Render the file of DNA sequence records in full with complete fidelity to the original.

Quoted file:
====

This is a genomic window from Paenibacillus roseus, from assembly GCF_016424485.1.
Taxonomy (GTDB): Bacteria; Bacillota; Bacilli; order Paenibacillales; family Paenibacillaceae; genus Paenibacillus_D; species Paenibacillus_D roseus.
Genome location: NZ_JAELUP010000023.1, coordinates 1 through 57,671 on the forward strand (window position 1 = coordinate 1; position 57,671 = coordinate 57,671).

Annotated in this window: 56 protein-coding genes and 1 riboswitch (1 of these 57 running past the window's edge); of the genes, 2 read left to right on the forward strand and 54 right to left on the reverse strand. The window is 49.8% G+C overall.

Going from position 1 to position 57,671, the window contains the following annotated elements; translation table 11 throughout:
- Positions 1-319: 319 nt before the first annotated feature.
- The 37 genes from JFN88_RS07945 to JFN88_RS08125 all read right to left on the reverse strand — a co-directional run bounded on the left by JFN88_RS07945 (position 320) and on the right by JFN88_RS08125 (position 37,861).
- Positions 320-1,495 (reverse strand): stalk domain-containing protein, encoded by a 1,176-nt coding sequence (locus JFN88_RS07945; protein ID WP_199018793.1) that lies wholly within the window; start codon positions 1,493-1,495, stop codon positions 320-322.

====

This is a genomic window from Paenibacillus roseus, from assembly GCF_016424485.1.
Taxonomy (GTDB): Bacteria; Bacillota; Bacilli; order Paenibacillales; family Paenibacillaceae; genus Paenibacillus_D; species Paenibacillus_D roseus.
Genome location: NZ_JAELUP010000023.1, coordinates 1 through 57,671 on the forward strand (window position 1 = coordinate 1; position 57,671 = coordinate 57,671).

Annotated in this window: 56 protein-coding genes and 1 riboswitch (1 of these 57 running past the window's edge); of the genes, 2 read left to right on the forward strand and 54 right to left on the reverse strand. The window is 49.8% G+C overall.

Going from position 1 to position 57,671, the window contains the following annotated elements; translation table 11 throughout:
- Positions 1-319: 319 nt before the first annotated feature.
- The 37 genes from JFN88_RS07945 to JFN88_RS08125 all read right to left on the reverse strand — a co-directional run bounded on the left by JFN88_RS07945 (position 320) and on the right by JFN88_RS08125 (position 37,861).
- Positions 320-1,495 (reverse strand): stalk domain-containing protein, encoded by a 1,176-nt coding sequence (locus JFN88_RS07945; protein ID WP_199018793.1) that lies wholly within the window; start codon positions 1,493-1,495, stop codon positions 320-322.